And the Award Goes To…

 · Carolyn Crabb

Our Glare Testing System was recently patented by the US Patent Office, #8,550,631!

Kevin Butler, our Director of Technology, is now in the company of other patented inventors like Christopher Sholes (Typewriter), Henry Phillips (Phillips screw), and William Seward Burroughs (Calculator). But just who was granted Patent #0,000,0001?

The word patent comes from the Latin ‘litterae patentes’, meaning an open letter. Such letters were used by medieval monarchs to confer rights and privileges. It is generally acknowledged that the first informal system was developed in Renaissance Italy. This system was introduced into the rest of Europe by émigré Venetian glass-blowers to protect their skills against those of local workers.

The first recorded patent of invention was granted to John of Utynam. In 1449, he was awarded a 20-year monopoly for a glass-making process previously unknown in England. In return for his monopoly, he was required to teach his process to native Englishmen. That same function of passing on information is now fulfilled by the publication of a patent specification.

On April 10, 1790, President Washington signed the bill which laid the foundations of the modern American patent system. It allowed the intrinsic right of an inventor to profit from his invention, recognized by law. Previously, privileges granted to an inventor were dependent upon the prerogative of a monarch or upon a special act of a legislature. Later that year, Samuel Hopkins of Pittsford, VT, was granted the first U.S. patent, for an improvement in the making of potash. Then, it was essential for making soap and glass, dyeing fabrics, baking, and making saltpeter for gunpowder. Today its principal use is in fertilizers. The patent reviewer was Thomas Jefferson, the Secretary of State and himself an inventor. Jefferson next passed the document to the Secretary of War for his review and then obtained signatures from the Attorney General and, finally, from President Washington.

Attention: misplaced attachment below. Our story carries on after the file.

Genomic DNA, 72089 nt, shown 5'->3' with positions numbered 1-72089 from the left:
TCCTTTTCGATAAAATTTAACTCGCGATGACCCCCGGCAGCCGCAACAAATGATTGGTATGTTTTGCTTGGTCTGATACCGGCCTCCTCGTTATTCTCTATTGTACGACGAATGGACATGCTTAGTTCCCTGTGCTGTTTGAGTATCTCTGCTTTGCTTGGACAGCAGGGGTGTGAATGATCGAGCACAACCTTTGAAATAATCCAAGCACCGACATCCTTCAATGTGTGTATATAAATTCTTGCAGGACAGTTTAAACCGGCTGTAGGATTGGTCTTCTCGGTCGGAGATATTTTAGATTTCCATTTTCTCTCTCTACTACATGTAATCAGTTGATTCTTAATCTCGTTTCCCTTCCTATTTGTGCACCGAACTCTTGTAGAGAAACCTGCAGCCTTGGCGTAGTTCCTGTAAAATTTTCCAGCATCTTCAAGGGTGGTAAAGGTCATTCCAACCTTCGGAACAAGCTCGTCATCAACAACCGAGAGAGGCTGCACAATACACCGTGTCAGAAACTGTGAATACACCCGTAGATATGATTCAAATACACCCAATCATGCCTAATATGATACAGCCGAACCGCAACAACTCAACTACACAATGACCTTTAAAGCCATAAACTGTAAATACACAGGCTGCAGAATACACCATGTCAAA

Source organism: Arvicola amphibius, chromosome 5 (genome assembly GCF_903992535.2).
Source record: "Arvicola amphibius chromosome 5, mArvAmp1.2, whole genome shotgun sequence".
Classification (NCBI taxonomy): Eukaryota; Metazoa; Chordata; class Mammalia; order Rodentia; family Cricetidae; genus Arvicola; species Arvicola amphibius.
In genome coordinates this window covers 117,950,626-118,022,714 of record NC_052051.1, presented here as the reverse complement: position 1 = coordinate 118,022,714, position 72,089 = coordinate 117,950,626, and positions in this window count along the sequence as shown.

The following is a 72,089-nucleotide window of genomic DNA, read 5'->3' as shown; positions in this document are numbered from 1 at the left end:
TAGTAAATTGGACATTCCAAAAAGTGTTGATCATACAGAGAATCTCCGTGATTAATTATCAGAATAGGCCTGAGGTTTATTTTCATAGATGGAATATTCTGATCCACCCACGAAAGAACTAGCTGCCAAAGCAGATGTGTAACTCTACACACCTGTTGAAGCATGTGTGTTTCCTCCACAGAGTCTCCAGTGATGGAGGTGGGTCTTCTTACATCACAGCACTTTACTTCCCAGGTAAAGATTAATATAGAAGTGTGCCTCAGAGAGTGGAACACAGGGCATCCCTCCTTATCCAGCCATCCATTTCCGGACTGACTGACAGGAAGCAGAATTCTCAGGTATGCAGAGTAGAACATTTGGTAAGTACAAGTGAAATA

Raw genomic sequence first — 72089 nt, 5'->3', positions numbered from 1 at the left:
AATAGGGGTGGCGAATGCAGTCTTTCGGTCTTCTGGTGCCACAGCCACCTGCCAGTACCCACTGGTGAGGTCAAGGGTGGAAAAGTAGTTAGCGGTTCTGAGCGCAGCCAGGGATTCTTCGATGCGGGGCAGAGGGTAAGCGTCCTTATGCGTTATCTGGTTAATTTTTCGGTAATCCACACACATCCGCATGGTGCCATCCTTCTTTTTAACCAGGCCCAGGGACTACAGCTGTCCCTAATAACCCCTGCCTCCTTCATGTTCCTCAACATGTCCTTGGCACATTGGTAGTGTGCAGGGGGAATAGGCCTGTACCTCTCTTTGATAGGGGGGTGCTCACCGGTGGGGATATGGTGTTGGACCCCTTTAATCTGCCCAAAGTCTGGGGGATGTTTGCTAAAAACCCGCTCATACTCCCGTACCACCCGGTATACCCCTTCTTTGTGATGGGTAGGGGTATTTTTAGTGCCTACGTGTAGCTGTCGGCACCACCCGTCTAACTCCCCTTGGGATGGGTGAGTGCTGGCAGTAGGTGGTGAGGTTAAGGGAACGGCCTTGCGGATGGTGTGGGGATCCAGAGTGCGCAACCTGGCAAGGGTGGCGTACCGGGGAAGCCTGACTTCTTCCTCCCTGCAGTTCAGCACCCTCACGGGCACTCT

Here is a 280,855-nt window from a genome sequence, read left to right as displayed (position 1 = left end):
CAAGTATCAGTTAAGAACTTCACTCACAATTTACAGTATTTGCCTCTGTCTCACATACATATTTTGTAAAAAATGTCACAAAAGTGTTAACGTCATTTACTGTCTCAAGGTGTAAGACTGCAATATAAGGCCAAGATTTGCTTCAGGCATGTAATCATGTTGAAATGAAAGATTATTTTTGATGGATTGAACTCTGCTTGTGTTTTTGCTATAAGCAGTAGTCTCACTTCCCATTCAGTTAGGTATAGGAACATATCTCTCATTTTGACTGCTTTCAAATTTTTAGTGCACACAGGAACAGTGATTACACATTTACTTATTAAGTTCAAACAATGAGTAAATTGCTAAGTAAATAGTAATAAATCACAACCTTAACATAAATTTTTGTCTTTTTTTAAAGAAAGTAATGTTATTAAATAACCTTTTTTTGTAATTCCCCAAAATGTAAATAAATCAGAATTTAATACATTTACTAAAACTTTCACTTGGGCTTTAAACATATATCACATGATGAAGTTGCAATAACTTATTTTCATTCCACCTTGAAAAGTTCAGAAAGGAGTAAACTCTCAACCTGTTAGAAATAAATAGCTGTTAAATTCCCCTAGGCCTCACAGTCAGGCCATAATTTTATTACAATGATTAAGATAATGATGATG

As more and more patent applications began pouring in, Jefferson realized that patent examining was too much for busy Cabinet members. So, in 1802, the U.S. Patent Office was formed. At that time, patents were issued by name and date rather than number. The Patent Office had already issued nearly 10,000 patents, when a fire destroyed many of the original records in December of 1836. Using private files, the office was able to restore 2,845 patents. The restored records were issued a number beginning with an “X” and called the “X-Patents.” Thus Samuel Hopkins patent was actually designated patent X1. Unfortunately, the patents that could not be restored were cancelled.

The Patent Act of July 4, 1836, established the current numbering system, starting at #1. Patent #1 was awarded to John Ruggles for his invention of traction wheels. Today, more than eight million patents have been issued to Americans and other nationals. M&S also holds Patents 7,354,155; 7,926,948; 8,167,429; 8,419,184 and 8,425,040.


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